i have two boards and realised, that the 10 V output voltage varies in the 100s uV if the 15V input change in 100s mV below the 15V checkpoint.

Karsten

Is the reverse true as well, if the 15V increases over 15V the variation goes as well ?

 DC1MC
 

Offline cowasaki

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Hi,

i have two boards and realised, that the 10 V output voltage varies in the 100s uV if the 15V input change in 100s mV below the 15V checkpoint.

Karsten


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Thanks for pointing, yes power supply need to be as close as possible to 15V.

Regards

Well the 10V board also makes a good thermometer :)

Attached is the board when the temperature is 24.5C and the voltage is 15.0+- 0.05V

10uV out which is much more like what I expected.  I'm going to build a new 15v board and wrap the ref board and stick it in it's own box but with my reference resistors as well :)

EDIT: Just read that....  So is it better to be 0.1V over than a little under?  OR as close as possible..... and just HOW close?

ALSO....  Is it safe to wrap it up in foam?  I don't want to damage it by overheating the board or anything like that.

Thanks


This is now in the range of ..... which is out, the reference or the DMM? :-)
« Last Edit: March 07, 2019, 04:45:08 pm by cowasaki »
 

Offline kado

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Tune down slowly your 15V feeding source and you will get a exact 10.00000 reading. If thats the way to go with a calibration source i am not sure.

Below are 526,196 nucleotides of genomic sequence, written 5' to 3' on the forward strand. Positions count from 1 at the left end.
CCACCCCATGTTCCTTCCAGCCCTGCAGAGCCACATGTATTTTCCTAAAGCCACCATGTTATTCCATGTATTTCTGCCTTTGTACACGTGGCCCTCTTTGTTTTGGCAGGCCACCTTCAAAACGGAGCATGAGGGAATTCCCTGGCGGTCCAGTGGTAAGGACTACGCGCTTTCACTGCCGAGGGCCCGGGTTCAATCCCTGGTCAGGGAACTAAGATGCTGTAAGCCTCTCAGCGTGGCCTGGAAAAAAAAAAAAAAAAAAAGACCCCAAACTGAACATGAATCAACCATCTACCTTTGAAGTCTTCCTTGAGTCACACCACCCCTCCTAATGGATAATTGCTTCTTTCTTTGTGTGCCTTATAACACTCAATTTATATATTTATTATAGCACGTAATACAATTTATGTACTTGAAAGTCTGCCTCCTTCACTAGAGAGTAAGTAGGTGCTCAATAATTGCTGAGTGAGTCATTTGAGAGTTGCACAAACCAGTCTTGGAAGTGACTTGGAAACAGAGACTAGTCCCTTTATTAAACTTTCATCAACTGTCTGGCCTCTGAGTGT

Was myself astonished about that behaviour.

Karsten


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Offline RoadRunner

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Hi,

i have two boards and realised, that the 10 V output voltage varies in the 100s uV if the 15V input change in 100s mV below the 15V checkpoint.

Karsten


Gesendet von iPhone mit Tapatalk

Thanks for pointing, yes power supply need to be as close as possible to 15V.

Regards

Well the 10V board also makes a good thermometer :)

Attached is the board when the temperature is 24.5C and the voltage is 15.0+- 0.05V

10uV out which is much more like what I expected.  I'm going to build a new 15v board and wrap the ref board and stick it in it's own box but with my reference resistors as well :)

EDIT: Just read that....  So is it better to be 0.1V over than a little under?  OR as close as possible..... and just HOW close?

ALSO....  Is it safe to wrap it up in foam?  I don't want to damage it by overheating the board or anything like that.

Thanks


This is now in the range of ..... which is out, the reference or the DMM? :-)